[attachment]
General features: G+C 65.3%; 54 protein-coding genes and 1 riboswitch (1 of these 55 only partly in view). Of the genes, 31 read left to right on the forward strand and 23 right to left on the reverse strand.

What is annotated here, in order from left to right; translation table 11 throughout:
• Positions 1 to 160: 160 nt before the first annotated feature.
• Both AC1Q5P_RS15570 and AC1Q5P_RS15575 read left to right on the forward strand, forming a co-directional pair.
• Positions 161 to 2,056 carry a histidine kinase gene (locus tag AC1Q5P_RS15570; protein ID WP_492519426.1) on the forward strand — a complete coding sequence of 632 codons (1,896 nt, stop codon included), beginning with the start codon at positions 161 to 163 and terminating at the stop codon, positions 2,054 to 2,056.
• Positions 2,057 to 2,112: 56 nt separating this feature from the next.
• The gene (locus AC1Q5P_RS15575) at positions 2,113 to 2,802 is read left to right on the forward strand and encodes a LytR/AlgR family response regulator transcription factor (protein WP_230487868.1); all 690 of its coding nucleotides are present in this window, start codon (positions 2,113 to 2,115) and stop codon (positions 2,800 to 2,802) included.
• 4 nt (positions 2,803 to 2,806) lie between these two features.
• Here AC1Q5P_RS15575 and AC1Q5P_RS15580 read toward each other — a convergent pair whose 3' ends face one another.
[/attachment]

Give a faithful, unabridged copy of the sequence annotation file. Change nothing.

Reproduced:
General features: G+C 65.3%; 54 protein-coding genes and 1 riboswitch (1 of these 55 only partly in view). Of the genes, 31 read left to right on the forward strand and 23 right to left on the reverse strand.

What is annotated here, in order from left to right; translation table 11 throughout:
• Positions 1 to 160: 160 nt before the first annotated feature.
• Both AC1Q5P_RS15570 and AC1Q5P_RS15575 read left to right on the forward strand, forming a co-directional pair.
• Positions 161 to 2,056 carry a histidine kinase gene (locus tag AC1Q5P_RS15570; protein ID WP_492519426.1) on the forward strand — a complete coding sequence of 632 codons (1,896 nt, stop codon included), beginning with the start codon at positions 161 to 163 and terminating at the stop codon, positions 2,054 to 2,056.
• Positions 2,057 to 2,112: 56 nt separating this feature from the next.
• The gene (locus AC1Q5P_RS15575) at positions 2,113 to 2,802 is read left to right on the forward strand and encodes a LytR/AlgR family response regulator transcription factor (protein WP_230487868.1); all 690 of its coding nucleotides are present in this window, start codon (positions 2,113 to 2,115) and stop codon (positions 2,800 to 2,802) included.
• 4 nt (positions 2,803 to 2,806) lie between these two features.
• Here AC1Q5P_RS15575 and AC1Q5P_RS15580 read toward each other — a convergent pair whose 3' ends face one another.